Chad Perrin: SOB

18 June 2008

My Cousin Vinnie and the Criminal Justice System

Filed under: Humor,Liberty — apotheon @ 03:35

Do you feel a need for a pop-culture demonstration of the advisability of keeping your trap shut when dealing with the police? Try this on for size:

My Cousin Vinnie could serve as an object lesson in the dangers of the US criminal justice system.


  1. So true. As campy as that movie is, it bears a lot of wisdom.

    Comment by SterlingCamden — 18 June 2008 @ 05:34

  2. imdb doesn’t have the quote, but it’s something like:

    officer testifying: the defendant repeated, “i shot the clerk”

    Comment by sosiouxme — 19 June 2008 @ 10:27

  3. I still don’t understand why statements you make to the police can be used one way but not the other. That’s patently unfair and at the very least, immoral.

    Comment by Joseph A Nagy Jr — 20 June 2008 @ 06:49

  4. I heard a 1 hour internet broadcast on this topic, including situations entailing more than just talking. One thing I recall: the police have come to your house with a warrant to scarf you, you have wisely stepped out of the house to deal with them. They try talking to you before they arrest you, you wisely clam up. BUT, there you are in your PJs and bunny slippers, they execute the warrant then say something nice to you, or seemingly so, they ask if you want to go in, freshen up a bit, put some decent cloths on before you go.

    Do NOT. Go in your PJs, or wrapped in a towel if that’s how you’re attired. Once they “own” you, they can and will “escort” you wherever they go. If you drag them in your house, they have just secured the right to ransack the joint looking for anything, whether it’s on the warrant or not.

    I have a buddy with his own show, lives in Alaska. He’s quite the researcher, he’s just completed proving the IRS has no enforcement authority over ordinary people, all it’s “power” s clearly enforceable only upon federal employees.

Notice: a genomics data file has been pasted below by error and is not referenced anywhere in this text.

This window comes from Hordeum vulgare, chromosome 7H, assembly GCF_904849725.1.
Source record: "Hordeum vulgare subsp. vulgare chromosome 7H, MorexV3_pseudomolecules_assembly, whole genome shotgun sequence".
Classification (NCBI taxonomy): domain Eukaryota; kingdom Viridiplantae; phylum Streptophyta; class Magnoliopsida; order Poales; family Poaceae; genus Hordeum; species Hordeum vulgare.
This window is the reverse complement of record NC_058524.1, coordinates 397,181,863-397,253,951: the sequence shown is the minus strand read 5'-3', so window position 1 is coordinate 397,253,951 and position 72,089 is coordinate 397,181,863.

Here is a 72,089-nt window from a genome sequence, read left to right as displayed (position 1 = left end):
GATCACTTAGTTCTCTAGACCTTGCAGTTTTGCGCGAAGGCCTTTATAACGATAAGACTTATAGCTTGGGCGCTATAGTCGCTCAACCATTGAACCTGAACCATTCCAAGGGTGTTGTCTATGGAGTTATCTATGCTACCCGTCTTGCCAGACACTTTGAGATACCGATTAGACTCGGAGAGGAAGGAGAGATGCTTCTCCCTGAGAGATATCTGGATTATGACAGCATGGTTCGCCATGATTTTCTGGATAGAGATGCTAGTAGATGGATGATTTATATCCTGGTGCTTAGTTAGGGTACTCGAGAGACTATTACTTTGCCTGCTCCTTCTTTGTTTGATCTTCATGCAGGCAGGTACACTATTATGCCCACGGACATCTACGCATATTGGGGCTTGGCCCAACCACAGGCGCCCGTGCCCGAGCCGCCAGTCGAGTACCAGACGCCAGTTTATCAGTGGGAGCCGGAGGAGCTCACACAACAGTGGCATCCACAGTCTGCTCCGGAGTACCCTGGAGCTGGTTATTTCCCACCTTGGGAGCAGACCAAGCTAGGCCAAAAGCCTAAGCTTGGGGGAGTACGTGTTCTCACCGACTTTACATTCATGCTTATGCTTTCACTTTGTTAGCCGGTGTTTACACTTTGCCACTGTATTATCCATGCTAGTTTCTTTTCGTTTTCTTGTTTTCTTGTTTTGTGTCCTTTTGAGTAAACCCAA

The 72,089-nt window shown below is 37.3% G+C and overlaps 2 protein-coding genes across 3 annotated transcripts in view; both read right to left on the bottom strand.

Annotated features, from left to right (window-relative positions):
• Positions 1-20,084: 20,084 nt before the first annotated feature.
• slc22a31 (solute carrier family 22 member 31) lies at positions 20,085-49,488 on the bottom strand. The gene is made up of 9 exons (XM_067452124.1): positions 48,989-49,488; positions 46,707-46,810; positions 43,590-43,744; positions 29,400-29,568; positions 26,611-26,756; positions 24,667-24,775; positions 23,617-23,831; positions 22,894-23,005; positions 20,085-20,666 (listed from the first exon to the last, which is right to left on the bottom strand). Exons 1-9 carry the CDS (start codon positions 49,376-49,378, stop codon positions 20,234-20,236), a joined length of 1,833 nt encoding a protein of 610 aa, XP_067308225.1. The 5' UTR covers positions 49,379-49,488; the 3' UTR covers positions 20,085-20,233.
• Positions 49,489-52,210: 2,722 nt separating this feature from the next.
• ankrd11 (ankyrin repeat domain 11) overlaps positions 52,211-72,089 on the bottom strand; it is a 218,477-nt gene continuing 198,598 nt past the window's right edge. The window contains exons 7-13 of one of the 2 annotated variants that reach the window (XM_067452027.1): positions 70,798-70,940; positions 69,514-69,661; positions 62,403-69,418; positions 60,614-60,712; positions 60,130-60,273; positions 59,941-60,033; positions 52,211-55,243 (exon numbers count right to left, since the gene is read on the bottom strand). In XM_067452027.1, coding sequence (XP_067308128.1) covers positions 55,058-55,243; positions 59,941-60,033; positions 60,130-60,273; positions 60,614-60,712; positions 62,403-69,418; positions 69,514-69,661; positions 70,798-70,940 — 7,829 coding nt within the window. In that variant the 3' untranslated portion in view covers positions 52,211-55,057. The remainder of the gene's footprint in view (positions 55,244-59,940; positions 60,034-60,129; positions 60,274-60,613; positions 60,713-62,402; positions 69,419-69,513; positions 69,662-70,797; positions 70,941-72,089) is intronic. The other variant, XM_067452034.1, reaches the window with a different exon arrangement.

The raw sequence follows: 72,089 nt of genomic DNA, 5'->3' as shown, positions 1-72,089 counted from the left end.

But one of his suggestions is know what the police call the “use of force continuum,” and that when you are pulled over there is a seizure in progress. They are going to have their way, and the force they use will escalate all the way to deadly force if they deem fit. So he has a procedure for dealing with a traffic stop.

    Ask the cop (first thing) “am I under arrest?” …of course he says “no,” so you ask “am I free to go then?” …he’ll likely also say “no,” so you acknowledge there is a seizure in effect and say “ok, then I cannot proceed without the assistance of counsel.” Insist. Maybe identify yourself, but repeat the line. No matter what happens next there is nothing that can be used in any court after you have gone on the record that you want counsel.

    BTW in the REAL law “counsel” is NOT synonymous with “lawyer.”

    Comment by cat — 23 June 2008 @ 06:39

  5. Interesting point, cat. I don’t know if that would be the first thing I do in a traffic stop — but it’s certainly something I’ll keep in mind if a stop ever looks like it’s going past a ticket.

    Comment by apotheon — 23 June 2008 @ 09:51

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